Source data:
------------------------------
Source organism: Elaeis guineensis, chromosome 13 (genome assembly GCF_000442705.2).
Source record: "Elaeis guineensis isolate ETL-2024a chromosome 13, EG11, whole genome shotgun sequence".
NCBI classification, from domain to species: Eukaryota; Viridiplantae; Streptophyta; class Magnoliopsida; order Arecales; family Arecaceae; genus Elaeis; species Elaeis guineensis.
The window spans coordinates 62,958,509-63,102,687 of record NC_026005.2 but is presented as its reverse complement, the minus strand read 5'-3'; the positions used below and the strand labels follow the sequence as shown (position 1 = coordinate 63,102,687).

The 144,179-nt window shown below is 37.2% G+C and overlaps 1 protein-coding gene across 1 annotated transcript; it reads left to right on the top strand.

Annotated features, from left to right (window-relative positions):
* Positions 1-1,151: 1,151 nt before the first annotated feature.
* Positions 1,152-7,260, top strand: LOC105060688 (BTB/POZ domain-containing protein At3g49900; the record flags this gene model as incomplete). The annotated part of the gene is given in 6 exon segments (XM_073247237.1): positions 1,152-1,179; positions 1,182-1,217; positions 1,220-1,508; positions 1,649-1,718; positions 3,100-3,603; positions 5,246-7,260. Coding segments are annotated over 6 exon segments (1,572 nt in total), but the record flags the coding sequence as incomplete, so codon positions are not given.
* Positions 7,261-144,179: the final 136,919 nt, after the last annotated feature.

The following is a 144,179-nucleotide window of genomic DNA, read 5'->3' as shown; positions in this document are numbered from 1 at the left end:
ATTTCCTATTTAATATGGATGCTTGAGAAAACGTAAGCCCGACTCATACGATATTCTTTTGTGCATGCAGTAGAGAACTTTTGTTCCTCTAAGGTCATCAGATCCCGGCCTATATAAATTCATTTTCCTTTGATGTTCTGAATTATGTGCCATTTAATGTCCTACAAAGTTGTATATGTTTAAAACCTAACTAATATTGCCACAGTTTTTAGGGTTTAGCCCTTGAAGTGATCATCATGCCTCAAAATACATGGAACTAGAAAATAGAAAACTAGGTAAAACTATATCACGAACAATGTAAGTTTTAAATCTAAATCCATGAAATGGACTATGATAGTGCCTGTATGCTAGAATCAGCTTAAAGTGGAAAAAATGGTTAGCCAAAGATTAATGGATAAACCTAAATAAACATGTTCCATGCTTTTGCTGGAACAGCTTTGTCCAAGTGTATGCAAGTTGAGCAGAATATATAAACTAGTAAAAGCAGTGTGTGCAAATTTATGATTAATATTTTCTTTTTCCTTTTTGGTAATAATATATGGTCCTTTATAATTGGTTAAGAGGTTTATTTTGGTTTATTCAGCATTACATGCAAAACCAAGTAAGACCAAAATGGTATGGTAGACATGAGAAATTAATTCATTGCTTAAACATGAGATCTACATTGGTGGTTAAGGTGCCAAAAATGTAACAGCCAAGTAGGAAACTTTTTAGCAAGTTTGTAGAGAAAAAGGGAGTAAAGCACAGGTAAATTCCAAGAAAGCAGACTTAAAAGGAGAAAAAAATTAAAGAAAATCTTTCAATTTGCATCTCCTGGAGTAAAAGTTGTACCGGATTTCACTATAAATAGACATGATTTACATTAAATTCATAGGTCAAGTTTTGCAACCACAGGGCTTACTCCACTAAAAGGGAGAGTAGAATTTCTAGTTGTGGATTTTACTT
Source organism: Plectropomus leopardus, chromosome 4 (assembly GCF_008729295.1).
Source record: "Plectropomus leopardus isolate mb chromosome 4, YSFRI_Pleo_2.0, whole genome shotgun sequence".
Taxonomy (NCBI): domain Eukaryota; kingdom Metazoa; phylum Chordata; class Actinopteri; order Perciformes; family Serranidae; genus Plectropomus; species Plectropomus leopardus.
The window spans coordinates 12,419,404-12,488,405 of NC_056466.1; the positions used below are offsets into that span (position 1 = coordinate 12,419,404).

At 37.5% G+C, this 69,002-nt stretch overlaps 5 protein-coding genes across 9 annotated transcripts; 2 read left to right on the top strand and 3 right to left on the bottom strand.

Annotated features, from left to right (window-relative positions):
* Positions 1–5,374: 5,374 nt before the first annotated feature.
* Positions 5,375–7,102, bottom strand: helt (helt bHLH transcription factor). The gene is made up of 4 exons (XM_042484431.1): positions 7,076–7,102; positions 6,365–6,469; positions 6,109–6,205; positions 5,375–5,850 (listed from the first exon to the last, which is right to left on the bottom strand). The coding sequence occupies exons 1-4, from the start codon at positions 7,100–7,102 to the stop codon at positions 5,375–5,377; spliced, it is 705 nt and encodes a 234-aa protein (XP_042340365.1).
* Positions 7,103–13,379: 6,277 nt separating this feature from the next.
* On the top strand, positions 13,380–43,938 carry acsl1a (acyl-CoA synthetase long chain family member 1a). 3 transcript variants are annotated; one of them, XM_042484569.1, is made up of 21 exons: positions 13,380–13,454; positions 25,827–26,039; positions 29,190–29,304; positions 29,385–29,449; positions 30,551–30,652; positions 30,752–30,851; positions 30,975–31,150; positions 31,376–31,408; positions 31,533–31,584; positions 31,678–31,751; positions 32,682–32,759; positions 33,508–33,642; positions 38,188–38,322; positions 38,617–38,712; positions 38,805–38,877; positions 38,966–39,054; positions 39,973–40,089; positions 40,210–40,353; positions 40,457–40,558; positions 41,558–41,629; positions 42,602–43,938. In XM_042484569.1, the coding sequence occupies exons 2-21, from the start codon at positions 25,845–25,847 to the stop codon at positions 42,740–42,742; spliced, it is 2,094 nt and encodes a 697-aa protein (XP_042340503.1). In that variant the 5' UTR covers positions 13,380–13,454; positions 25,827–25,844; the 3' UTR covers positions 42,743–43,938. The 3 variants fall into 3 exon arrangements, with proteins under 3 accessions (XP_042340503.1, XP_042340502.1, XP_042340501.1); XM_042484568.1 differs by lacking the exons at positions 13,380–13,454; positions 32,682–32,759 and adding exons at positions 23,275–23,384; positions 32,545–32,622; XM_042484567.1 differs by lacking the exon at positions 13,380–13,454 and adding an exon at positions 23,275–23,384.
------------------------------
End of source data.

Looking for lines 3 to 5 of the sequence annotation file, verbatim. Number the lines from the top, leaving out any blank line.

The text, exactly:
NCBI classification, from domain to species: Eukaryota; Viridiplantae; Streptophyta; class Magnoliopsida; order Arecales; family Arecaceae; genus Elaeis; species Elaeis guineensis.
The window spans coordinates 62,958,509-63,102,687 of record NC_026005.2 but is presented as its reverse complement, the minus strand read 5'-3'; the positions used below and the strand labels follow the sequence as shown (position 1 = coordinate 63,102,687).

The 144,179-nt window shown below is 37.2% G+C and overlaps 1 protein-coding gene across 1 annotated transcript; it reads left to right on the top strand.